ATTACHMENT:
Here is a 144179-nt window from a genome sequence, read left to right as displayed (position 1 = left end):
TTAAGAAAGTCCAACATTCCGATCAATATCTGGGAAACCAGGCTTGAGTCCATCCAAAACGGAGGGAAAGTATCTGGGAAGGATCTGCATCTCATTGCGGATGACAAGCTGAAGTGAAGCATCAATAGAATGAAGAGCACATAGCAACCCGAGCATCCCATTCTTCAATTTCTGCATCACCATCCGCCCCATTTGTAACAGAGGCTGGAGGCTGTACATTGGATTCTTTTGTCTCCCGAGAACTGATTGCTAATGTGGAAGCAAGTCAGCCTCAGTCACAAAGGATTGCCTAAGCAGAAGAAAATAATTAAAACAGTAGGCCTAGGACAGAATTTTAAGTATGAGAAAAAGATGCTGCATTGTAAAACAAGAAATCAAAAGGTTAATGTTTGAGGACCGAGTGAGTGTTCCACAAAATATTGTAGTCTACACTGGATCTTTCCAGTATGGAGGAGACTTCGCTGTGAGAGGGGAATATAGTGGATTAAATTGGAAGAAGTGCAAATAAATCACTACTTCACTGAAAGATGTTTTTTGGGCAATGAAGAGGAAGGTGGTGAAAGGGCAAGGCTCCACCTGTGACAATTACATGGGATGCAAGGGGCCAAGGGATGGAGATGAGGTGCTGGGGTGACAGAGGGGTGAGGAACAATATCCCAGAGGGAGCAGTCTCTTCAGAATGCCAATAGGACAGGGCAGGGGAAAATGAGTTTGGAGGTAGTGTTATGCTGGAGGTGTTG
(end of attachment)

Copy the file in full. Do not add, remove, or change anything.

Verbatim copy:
Here is a 144179-nt window from a genome sequence, read left to right as displayed (position 1 = left end):
TTAAGAAAGTCCAACATTCCGATCAATATCTGGGAAACCAGGCTTGAGTCCATCCAAAACGGAGGGAAAGTATCTGGGAAGGATCTGCATCTCATTGCGGATGACAAGCTGAAGTGAAGCATCAATAGAATGAAGAGCACATAGCAACCCGAGCATCCCATTCTTCAATTTCTGCATCACCATCCGCCCCATTTGTAACAGAGGCTGGAGGCTGTACATTGGATTCTTTTGTCTCCCGAGAACTGATTGCTAATGTGGAAGCAAGTCAGCCTCAGTCACAAAGGATTGCCTAAGCAGAAGAAAATAATTAAAACAGTAGGCCTAGGACAGAATTTTAAGTATGAGAAAAAGATGCTGCATTGTAAAACAAGAAATCAAAAGGTTAATGTTTGAGGACCGAGTGAGTGTTCCACAAAATATTGTAGTCTACACTGGATCTTTCCAGTATGGAGGAGACTTCGCTGTGAGAGGGGAATATAGTGGATTAAATTGGAAGAAGTGCAAATAAATCACTACTTCACTGAAAGATGTTTTTTGGGCAATGAAGAGGAAGGTGGTGAAAGGGCAAGGCTCCACCTGTGACAATTACATGGGATGCAAGGGGCCAAGGGATGGAGATGAGGTGCTGGGGTGACAGAGGGGTGAGGAACAATATCCCAGAGGGAGCAGTCTCTTCAGAATGCCAATAGGACAGGGCAGGGGAAAATGAGTTTGGAGGTAGTGTTATGCTGGAGGTGTTG